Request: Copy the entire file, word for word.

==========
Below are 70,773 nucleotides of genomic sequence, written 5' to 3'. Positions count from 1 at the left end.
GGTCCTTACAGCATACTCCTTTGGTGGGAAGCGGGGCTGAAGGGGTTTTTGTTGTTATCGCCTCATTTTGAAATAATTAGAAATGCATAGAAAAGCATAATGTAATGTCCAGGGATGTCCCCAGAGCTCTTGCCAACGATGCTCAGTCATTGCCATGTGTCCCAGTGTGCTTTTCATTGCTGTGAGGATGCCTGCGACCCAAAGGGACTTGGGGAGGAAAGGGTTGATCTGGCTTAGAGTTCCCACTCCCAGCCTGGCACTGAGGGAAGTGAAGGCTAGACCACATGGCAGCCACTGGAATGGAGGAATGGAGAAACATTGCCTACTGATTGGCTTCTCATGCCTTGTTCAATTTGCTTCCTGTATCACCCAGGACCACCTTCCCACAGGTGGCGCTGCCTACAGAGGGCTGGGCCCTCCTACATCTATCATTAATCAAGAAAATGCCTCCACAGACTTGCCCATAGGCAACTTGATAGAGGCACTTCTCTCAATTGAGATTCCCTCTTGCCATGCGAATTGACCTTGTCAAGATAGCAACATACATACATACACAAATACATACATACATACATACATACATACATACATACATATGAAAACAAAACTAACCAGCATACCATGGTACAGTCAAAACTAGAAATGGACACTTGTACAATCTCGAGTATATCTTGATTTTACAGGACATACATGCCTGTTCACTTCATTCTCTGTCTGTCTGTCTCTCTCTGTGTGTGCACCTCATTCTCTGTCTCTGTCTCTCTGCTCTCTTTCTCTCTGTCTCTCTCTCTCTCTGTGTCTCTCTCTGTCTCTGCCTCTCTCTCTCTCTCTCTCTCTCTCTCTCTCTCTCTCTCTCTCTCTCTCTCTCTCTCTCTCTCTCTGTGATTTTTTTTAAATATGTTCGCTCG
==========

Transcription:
Below are 70,773 nucleotides of genomic sequence, written 5' to 3'. Positions count from 1 at the left end.
GGTCCTTACAGCATACTCCTTTGGTGGGAAGCGGGGCTGAAGGGGTTTTTGTTGTTATCGCCTCATTTTGAAATAATTAGAAATGCATAGAAAAGCATAATGTAATGTCCAGGGATGTCCCCAGAGCTCTTGCCAACGATGCTCAGTCATTGCCATGTGTCCCAGTGTGCTTTTCATTGCTGTGAGGATGCCTGCGACCCAAAGGGACTTGGGGAGGAAAGGGTTGATCTGGCTTAGAGTTCCCACTCCCAGCCTGGCACTGAGGGAAGTGAAGGCTAGACCACATGGCAGCCACTGGAATGGAGGAATGGAGAAACATTGCCTACTGATTGGCTTCTCATGCCTTGTTCAATTTGCTTCCTGTATCACCCAGGACCACCTTCCCACAGGTGGCGCTGCCTACAGAGGGCTGGGCCCTCCTACATCTATCATTAATCAAGAAAATGCCTCCACAGACTTGCCCATAGGCAACTTGATAGAGGCACTTCTCTCAATTGAGATTCCCTCTTGCCATGCGAATTGACCTTGTCAAGATAGCAACATACATACATACACAAATACATACATACATACATACATACATACATACATACATATGAAAACAAAACTAACCAGCATACCATGGTACAGTCAAAACTAGAAATGGACACTTGTACAATCTCGAGTATATCTTGATTTTACAGGACATACATGCCTGTTCACTTCATTCTCTGTCTGTCTGTCTCTCTCTGTGTGTGCACCTCATTCTCTGTCTCTGTCTCTCTGCTCTCTTTCTCTCTGTCTCTCTCTCTCTCTGTGTCTCTCTCTGTCTCTGCCTCTCTCTCTCTCTCTCTCTCTCTCTCTCTCTCTCTCTCTCTCTCTCTCTCTCTCTCTCTCTCTCTGTGATTTTTTTTAAATATGTTCGCTCG